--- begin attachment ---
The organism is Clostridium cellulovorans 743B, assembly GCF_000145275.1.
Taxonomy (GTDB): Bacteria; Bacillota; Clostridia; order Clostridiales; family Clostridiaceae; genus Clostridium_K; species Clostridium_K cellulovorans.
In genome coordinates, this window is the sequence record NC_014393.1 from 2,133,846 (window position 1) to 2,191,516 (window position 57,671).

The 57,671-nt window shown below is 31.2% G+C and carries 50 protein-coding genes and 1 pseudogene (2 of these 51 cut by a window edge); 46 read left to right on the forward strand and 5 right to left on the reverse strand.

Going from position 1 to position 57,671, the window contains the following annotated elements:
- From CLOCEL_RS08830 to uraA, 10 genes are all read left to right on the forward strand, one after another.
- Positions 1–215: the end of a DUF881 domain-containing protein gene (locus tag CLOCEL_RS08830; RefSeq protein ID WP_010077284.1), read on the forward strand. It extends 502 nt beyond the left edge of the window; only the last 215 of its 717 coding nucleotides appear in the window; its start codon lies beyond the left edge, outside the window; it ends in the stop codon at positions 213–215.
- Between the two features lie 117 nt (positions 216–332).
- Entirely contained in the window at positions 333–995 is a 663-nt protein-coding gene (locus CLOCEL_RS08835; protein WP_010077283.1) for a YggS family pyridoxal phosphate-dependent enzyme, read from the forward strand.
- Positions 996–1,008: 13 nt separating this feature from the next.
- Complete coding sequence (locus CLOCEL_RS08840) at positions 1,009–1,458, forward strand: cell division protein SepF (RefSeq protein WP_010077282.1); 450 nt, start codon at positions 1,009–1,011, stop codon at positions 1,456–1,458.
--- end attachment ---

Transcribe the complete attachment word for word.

The organism is Clostridium cellulovorans 743B, assembly GCF_000145275.1.
Taxonomy (GTDB): Bacteria; Bacillota; Clostridia; order Clostridiales; family Clostridiaceae; genus Clostridium_K; species Clostridium_K cellulovorans.
In genome coordinates, this window is the sequence record NC_014393.1 from 2,133,846 (window position 1) to 2,191,516 (window position 57,671).

The 57,671-nt window shown below is 31.2% G+C and carries 50 protein-coding genes and 1 pseudogene (2 of these 51 cut by a window edge); 46 read left to right on the forward strand and 5 right to left on the reverse strand.

Going from position 1 to position 57,671, the window contains the following annotated elements:
- From CLOCEL_RS08830 to uraA, 10 genes are all read left to right on the forward strand, one after another.
- Positions 1–215: the end of a DUF881 domain-containing protein gene (locus tag CLOCEL_RS08830; RefSeq protein ID WP_010077284.1), read on the forward strand. It extends 502 nt beyond the left edge of the window; only the last 215 of its 717 coding nucleotides appear in the window; its start codon lies beyond the left edge, outside the window; it ends in the stop codon at positions 213–215.
- Between the two features lie 117 nt (positions 216–332).
- Entirely contained in the window at positions 333–995 is a 663-nt protein-coding gene (locus CLOCEL_RS08835; protein WP_010077283.1) for a YggS family pyridoxal phosphate-dependent enzyme, read from the forward strand.
- Positions 996–1,008: 13 nt separating this feature from the next.
- Complete coding sequence (locus CLOCEL_RS08840) at positions 1,009–1,458, forward strand: cell division protein SepF (RefSeq protein WP_010077282.1); 450 nt, start codon at positions 1,009–1,011, stop codon at positions 1,456–1,458.